As Theresa May sets off hiking in the Italian alps, CCHQ can take heart that – for a change – it's not Conservative in-fighting dominating the headlines. Instead, it's Labour's dubious election promises – thanks to Jeremy Corbyn's admission on the Andrew Marr show that his party has no plans to abolish pre-existing student debt.
The reason this presents a problem for Labour is an interview Corbyn gave to NME magazine during the General Election campaign. Discussing tuition fees, the Labour leader said that on top of axing fees, he would 'deal with those already burdened with student debt’:
'I don’t see why those that had the historical misfortune to be at university during the £9,000 period should be burdened excessively.'
Since making the comments, Corbyn has learnt that wiping out pre-existing student debt is predicted to cost a cool £100bn. It follows that his party is doing its best to play down expectation on the issue. While the Daily Mail describes it as Corbyn's 'student debt humiliation', how bad it is depends on what you think Corbyn meant by 'deal with it'. It's fair of Corbyn's allies to point out that this was not a cast-iron pledge that was in the party manifesto. But even being charitable, it's safe to say that many former students would expect – at the very least – a serious reduction in what they owed.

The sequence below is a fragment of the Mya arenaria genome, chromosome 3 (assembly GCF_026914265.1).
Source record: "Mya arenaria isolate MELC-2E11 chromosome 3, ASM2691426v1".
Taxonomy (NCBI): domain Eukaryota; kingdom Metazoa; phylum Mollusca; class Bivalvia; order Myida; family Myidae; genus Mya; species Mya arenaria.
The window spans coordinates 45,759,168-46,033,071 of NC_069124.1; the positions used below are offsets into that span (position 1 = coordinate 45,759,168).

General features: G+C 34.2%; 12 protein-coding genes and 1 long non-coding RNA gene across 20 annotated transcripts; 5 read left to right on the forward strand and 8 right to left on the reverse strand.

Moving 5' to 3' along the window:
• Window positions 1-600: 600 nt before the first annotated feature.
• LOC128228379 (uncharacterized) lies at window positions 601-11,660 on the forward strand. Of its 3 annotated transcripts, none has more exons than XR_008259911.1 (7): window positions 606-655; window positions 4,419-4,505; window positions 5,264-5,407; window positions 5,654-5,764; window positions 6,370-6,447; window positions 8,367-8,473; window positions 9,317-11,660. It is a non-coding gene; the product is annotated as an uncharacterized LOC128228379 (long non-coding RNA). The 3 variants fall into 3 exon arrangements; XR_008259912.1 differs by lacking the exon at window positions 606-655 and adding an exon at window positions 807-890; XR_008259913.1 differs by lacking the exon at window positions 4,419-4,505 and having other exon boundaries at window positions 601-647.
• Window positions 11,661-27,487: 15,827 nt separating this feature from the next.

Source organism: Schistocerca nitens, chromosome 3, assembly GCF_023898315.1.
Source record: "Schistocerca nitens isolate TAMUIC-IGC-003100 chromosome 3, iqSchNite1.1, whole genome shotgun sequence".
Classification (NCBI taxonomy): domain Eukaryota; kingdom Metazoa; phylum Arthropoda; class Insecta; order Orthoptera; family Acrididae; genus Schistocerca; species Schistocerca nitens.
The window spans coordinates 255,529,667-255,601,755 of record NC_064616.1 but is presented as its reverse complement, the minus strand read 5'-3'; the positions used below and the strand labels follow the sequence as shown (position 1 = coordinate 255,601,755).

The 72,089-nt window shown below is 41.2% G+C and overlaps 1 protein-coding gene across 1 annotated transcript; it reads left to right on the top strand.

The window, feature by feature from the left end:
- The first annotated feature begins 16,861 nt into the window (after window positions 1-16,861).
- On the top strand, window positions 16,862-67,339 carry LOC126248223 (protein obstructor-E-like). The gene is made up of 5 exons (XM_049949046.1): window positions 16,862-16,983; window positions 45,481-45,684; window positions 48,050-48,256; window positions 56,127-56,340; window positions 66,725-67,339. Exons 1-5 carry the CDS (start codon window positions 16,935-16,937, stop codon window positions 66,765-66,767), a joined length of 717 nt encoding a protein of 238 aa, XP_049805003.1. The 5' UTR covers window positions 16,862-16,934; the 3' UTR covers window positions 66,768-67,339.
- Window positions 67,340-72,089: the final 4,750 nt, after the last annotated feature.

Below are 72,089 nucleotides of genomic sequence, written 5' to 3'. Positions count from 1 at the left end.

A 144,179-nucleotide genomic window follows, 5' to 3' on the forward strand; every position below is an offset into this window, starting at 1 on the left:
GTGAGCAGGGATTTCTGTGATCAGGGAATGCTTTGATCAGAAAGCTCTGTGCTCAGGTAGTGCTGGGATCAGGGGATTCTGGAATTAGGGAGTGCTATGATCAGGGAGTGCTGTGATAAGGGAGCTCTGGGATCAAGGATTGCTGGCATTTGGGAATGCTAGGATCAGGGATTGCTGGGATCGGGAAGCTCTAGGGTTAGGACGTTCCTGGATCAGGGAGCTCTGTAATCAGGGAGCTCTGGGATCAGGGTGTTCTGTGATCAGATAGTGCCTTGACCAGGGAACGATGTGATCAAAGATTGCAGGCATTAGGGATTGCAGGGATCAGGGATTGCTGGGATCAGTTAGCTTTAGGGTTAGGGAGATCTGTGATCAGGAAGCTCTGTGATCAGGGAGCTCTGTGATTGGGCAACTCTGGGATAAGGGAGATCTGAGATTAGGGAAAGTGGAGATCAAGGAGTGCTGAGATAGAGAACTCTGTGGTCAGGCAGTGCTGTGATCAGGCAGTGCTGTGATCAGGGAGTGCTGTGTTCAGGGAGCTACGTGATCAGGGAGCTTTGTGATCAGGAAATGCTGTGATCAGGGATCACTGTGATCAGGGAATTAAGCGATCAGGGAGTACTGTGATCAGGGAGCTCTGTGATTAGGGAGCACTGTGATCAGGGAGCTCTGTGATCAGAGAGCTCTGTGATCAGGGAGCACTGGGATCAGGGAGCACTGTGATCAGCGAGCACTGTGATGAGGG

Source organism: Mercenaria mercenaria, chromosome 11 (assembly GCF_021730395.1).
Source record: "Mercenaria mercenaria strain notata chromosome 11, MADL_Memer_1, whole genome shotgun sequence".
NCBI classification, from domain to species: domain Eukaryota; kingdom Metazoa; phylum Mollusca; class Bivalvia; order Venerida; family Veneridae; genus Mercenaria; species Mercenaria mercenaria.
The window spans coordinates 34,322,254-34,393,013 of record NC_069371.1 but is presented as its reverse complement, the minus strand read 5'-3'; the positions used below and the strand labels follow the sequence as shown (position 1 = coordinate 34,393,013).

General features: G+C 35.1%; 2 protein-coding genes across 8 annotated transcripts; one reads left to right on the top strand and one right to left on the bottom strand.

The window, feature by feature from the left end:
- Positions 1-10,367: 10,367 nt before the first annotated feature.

So, how damaging is the U-turn? It certainly feeds into the idea that the Labour 2017 pitch was akin to a sweetshop of goodies where the bill for the stock was still outstanding. Even if you take out the £100bn of student debt, the IFS have said they have serious questions over whether Labour could put into action its 2017 manifesto.
It could also harm Corbyn's 'authenticity'. Tory MPs hope that by pointing out Corbyn's change of tune it will help to kill the Corbyn-mania that's taken hold of the young – and led to the crowds at Glastonbury chanting his name. If they can show that Corbyn is a 'normal politician' who goes back on his word, it could neutralise the threat.
But despite the questions it raises on Labour's grasp of the economy, the Conservatives would be wrong to get carried away. In the 2017 election, the number of young voters (18-24) who favoured Labour rose from 40pc, in 2015, to 60pc. The bulk of these voters didn't vote for Corbyn because they thought him to be a sound mathematician who would balance the books. Most are also savvy enough to know that if something sounds too good to be true that might be because it is. Despite such reservations, young voters plumped for Corbyn because he represented change. With student debt and little hope of getting on the property ladder, why not take a chance on the party promising to make things better (even if you don't fully believe they can)? What's more, even if they decide that Corbyn has misled them over pre-existing debt, that alone isn't a reason to vote Conservative – a party that has no plans to stop tuition fees in any manner.
It follows that while it's right to point out Corbyn being shifty on the issue, that alone will not win over voters. If the Conservatives want students to turn up en masse to vote for them, they'll need to come up with a positive vision of their own and a convincing argument for fiscal discipline.